Green’s section on the Civil War is perhaps the most important and most curious from a modern perspective. The war, he insists, is a peculiar phase of the Capital and Labor problem. In an interesting rhetorical dance, he attempts simultaneously to remove all blame for the Civil War from the South, dismiss any claims against slavery, and blame all evils on a cabal of Northern Capitalists, all while rescuing Lincoln, a close friend of Green’s father. To do so, Green writes that Lincoln was merely a political newcomer when he became President, and did not know how to prevent the zeal of devious northern capitalists who were committed to a new political economy which declared that “Free labor is cheaper than slave labor.” Northerners were never for equality -- too many wrote that they did not want free blacks in American territory -- nor does he allow that the war was a war for union -- there were northerners who sought disunion from a slaveholding south. Seward, his particular bogeyman, had once worked as a teacher in Georgia, but learned more than he taught: It did not take long for one of his quick mind to discover that there in the South, the wages of Labor went into the pockets of capital, while the cost of the Laborer’s living came out o the pockets of capital. At the north this was reversed. There wages came out of the pockets of capital, and a profit on the cost of living went into the pockets of capital, because wages were paid, as a general rule, by orders on stores, owned by capital, and the higher cost of living the greater the profit.
Claiming that the south had no idea that secession would lead to armed conflict, he writes: Under a policy of conciliation, without any attempt or threat of coercion, carried out in good faith, which Lincoln desired and would have adopted, had he been permitted, ten days would have sufficed to convince the large non-slave holding majority that it was not his purpose to force negro equality on them. Convinced of that, they would have been ready to nullify the ordinance of secession, which they had forced upon the unwilling slaveholders. He adds, somewhat disingenuously, Of course, the formal acts, -- (elections and conventions), -- would have required more time. But that delay would have been preferable to fratricidal war and its lamentable results. Green’s insists that the war was a conspiracy by Capital against Labor, with Capital asserting that slavery was too costly as a system of labor, that modern commerce demanded the cheapest labor, and that the wages of a free white man should be less than the cost of feeding, clothing & housing a slave. It was not moral to require one man to provide for the wants of other men or women in the infirmities of age, he wrote, because one has money and they none, and that it was morally wrong to make capital suffer for the improvidence or misfortunes of Labor, they concluded that it was morally wrong to allow Labor any claim on Capital at all. Green insisted that most people who voted Republican in 1860 had no idea of the hidden claims of the Black Republicans, But this was the morality of the great politico-economical leaders “in whose minds the design was centered.” Accused them also of encouraging the Coolie trade (i.e. Chinese immigration), even while claiming to oppose it. Throughout, Green insists that Lincoln was not of the same stripe of his cabinet, that he was not a Black Republican and Capital man, but was duped or misled at various points, or was outmaneuvered by rivals within his own cabinet.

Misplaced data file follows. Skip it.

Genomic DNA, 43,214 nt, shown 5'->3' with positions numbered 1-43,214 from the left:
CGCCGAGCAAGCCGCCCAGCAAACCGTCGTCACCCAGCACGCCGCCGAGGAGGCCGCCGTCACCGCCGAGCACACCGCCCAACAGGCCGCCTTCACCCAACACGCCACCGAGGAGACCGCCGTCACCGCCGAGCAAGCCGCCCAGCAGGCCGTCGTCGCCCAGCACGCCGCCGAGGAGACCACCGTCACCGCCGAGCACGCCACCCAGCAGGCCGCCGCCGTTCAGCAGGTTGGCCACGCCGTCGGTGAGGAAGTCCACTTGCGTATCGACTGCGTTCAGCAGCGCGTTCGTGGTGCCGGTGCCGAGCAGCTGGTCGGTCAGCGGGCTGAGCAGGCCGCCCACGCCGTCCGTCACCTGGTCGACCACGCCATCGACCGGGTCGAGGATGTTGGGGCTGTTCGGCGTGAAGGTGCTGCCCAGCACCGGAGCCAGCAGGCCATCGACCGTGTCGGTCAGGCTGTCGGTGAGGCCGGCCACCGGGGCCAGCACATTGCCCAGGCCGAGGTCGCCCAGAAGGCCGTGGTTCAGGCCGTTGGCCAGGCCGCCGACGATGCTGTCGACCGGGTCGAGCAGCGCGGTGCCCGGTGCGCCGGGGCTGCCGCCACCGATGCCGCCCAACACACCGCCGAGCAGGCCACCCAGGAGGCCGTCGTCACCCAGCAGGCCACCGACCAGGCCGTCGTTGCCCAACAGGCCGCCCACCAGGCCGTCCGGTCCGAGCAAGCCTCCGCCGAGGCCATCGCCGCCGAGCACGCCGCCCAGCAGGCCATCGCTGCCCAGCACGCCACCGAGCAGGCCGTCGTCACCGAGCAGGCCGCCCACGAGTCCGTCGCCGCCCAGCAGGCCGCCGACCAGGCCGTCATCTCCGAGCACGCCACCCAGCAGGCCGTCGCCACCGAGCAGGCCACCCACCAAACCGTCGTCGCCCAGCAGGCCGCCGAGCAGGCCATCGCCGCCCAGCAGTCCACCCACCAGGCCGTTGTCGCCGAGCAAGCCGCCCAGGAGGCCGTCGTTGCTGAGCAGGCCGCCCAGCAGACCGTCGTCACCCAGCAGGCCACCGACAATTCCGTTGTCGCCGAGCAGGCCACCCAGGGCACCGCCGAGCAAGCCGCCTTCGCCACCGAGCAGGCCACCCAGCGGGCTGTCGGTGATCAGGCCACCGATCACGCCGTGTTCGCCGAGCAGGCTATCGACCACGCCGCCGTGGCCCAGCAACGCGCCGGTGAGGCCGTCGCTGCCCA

The collection also includes genealogical notes on Duff Green and family and two pamphlets by Green, Shakespeare and Goethe on Gresham’s Law and the Single Gold Standard (Dalton, Ga., 1900) and An Insight Into the Dalton Real Estate Pool (Dalton, Ga.?, ca.1876). The Shakespeare and Goethe pamphlet includes a publisher’s advertisement on the back wrapper stating Soon to be issued: Reminiscences by Ben. E. Green. The work appears not to have appeared, perhaps scuttled by Green’s death.
A significant historical memoir reflecting a singular character in American diplomacy. Although somewhat brittle, with minor chipping at edges and age toning, the manuscript can be handled and read with ease.